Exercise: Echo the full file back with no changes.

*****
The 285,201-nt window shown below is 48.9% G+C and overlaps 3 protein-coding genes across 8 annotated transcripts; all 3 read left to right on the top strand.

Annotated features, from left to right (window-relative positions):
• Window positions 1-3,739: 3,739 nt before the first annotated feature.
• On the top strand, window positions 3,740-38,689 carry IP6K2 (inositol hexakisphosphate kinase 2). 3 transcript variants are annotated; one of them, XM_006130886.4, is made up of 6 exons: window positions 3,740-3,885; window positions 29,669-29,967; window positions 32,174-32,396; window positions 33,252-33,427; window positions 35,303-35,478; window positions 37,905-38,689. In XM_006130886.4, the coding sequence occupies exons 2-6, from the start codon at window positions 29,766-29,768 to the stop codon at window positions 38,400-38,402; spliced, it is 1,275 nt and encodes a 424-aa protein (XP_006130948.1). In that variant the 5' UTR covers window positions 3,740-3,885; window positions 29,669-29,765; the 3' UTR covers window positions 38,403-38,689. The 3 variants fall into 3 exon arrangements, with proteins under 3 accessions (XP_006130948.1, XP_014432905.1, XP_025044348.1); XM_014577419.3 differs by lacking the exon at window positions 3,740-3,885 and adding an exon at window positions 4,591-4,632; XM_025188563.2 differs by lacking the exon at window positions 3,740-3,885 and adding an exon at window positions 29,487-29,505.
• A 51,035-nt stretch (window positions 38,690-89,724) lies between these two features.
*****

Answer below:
The 285,201-nt window shown below is 48.9% G+C and overlaps 3 protein-coding genes across 8 annotated transcripts; all 3 read left to right on the top strand.

Annotated features, from left to right (window-relative positions):
• Window positions 1-3,739: 3,739 nt before the first annotated feature.
• On the top strand, window positions 3,740-38,689 carry IP6K2 (inositol hexakisphosphate kinase 2). 3 transcript variants are annotated; one of them, XM_006130886.4, is made up of 6 exons: window positions 3,740-3,885; window positions 29,669-29,967; window positions 32,174-32,396; window positions 33,252-33,427; window positions 35,303-35,478; window positions 37,905-38,689. In XM_006130886.4, the coding sequence occupies exons 2-6, from the start codon at window positions 29,766-29,768 to the stop codon at window positions 38,400-38,402; spliced, it is 1,275 nt and encodes a 424-aa protein (XP_006130948.1). In that variant the 5' UTR covers window positions 3,740-3,885; window positions 29,669-29,765; the 3' UTR covers window positions 38,403-38,689. The 3 variants fall into 3 exon arrangements, with proteins under 3 accessions (XP_006130948.1, XP_014432905.1, XP_025044348.1); XM_014577419.3 differs by lacking the exon at window positions 3,740-3,885 and adding an exon at window positions 4,591-4,632; XM_025188563.2 differs by lacking the exon at window positions 3,740-3,885 and adding an exon at window positions 29,487-29,505.
• A 51,035-nt stretch (window positions 38,690-89,724) lies between these two features.